There’s been various case modifications for some smartphones–including the iPhone–that would give owners X-ray vision to see the internal components. This, doubtfully, would be a mainstream feature, but would definitely be a cool one for technophiles to have and show off. Hide the components when you want a normal looking phone, and press a button or activate the feature through software to turn the rear glass panel clear and you can visualize and see all the internal components and circuitry. Manufacturers can do small limited edition runs of these phones and I think they’ll be able to command a price premium with geeks who want something different.
3. Wearable Computing
And beyond phones, there are tech accessories and gadgets that span the tech and fashion divide. We’re beginning to see that more with wearable computing devices, like the Nike+ Fuelband, the Pebble Smartwatch, and potentially even an iWatch from Apple. These devices not only need to be functional to perform the tasks that they are expected to complete, but if manufacturers add in a fashionable component it could expand the appeal of these products. Similar to how smartphones were relegated to the geeks and IT department before Apple introduced the iPhone and brought smartphones mainstream in 2007, transparent watches and perhaps even glasses (a la Google Glass) could become mainstream sensations.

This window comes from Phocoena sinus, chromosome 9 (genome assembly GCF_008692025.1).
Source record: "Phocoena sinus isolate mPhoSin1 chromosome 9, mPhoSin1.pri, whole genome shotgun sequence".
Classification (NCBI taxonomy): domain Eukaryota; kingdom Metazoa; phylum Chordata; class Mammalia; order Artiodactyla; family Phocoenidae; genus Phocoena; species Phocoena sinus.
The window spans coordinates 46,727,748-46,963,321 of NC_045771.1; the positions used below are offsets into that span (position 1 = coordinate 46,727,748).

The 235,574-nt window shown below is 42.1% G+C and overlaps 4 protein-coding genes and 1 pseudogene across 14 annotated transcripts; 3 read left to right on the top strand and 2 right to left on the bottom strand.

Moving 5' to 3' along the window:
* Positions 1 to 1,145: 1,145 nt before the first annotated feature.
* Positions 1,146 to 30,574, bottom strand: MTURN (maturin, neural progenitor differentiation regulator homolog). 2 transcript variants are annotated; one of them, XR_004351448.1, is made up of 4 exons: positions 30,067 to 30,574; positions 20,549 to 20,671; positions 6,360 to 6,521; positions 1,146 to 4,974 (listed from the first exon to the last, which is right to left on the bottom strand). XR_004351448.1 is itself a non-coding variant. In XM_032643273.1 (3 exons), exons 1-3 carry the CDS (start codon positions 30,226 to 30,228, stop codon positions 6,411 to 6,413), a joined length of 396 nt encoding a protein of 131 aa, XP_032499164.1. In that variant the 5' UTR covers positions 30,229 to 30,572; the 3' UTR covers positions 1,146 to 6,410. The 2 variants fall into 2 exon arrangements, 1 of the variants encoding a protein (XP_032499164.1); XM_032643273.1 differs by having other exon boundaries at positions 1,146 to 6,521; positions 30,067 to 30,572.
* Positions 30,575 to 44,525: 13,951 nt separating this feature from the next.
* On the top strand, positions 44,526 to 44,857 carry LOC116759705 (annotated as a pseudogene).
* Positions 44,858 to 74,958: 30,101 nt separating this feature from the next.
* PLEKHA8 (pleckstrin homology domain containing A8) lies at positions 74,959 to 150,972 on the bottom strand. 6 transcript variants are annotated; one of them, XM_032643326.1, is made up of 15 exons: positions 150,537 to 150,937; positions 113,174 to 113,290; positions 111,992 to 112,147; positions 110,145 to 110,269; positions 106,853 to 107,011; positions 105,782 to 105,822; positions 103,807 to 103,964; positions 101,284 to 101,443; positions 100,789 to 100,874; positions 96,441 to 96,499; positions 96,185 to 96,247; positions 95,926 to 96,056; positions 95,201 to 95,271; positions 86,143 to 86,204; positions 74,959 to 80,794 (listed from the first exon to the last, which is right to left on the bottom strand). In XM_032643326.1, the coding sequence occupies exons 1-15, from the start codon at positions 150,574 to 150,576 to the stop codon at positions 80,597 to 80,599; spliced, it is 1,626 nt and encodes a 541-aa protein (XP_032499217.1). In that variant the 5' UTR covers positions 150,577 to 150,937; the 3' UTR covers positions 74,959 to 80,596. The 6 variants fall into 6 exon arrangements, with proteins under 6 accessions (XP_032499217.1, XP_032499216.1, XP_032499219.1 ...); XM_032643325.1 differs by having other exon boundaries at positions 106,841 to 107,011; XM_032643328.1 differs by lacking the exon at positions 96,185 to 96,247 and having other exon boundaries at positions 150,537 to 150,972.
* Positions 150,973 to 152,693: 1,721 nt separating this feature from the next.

4. Virtual and Augmented Realities
One of the standout apps from Nokia’s Lumia series is the Nokia City Lens app, which allows you to point your phone in any direction and get nearby points-of-interest listings in that direction so you can walk, for example, 0.6 miles to the nearest cafe if you walked straight ahead. The technology uses your phone’s camera, GPS, and digital compass to display the information on your screen in a drawing that shows little dots on a circle marking where the POIs are and their distance from you–you’re at the center of this circle.
One application would be to just point your phone straight ahead, as if you’re taking a picture. Now, you’ll see the real world bearings–if you’re in front of a Barnes & Noble bookstore, you’ll see the building in real time, not just a re-drawn or photo of it–along with dots and points of interest. Let’s say you’re on top of a hilly street in San Francisco, California and could see the top of buildings from where you are. Pointing the phone and the camera down the street, dots can pop up at the top of these buildings to label the nearby delis, cafes, and bistros. It’s an improved world where reality meets digital.
5. Improved Alerts and Notifications
Rather than having bright flashing LED lights present to alert you if you have a new mail message or a new text message, why not have part of the screen turn clear and reveal that information? One idea is to have the phone’s display be translucent–or even colored to match the case color so a white Galaxy S4 could potentially look like a white brick when it’s turned off–when not in use. Then, if a notification comes in, the notification bar at the top could turn clear and show the notifications waiting for you. Of course, there are other ideas for various implementations, but the possibilities are endless.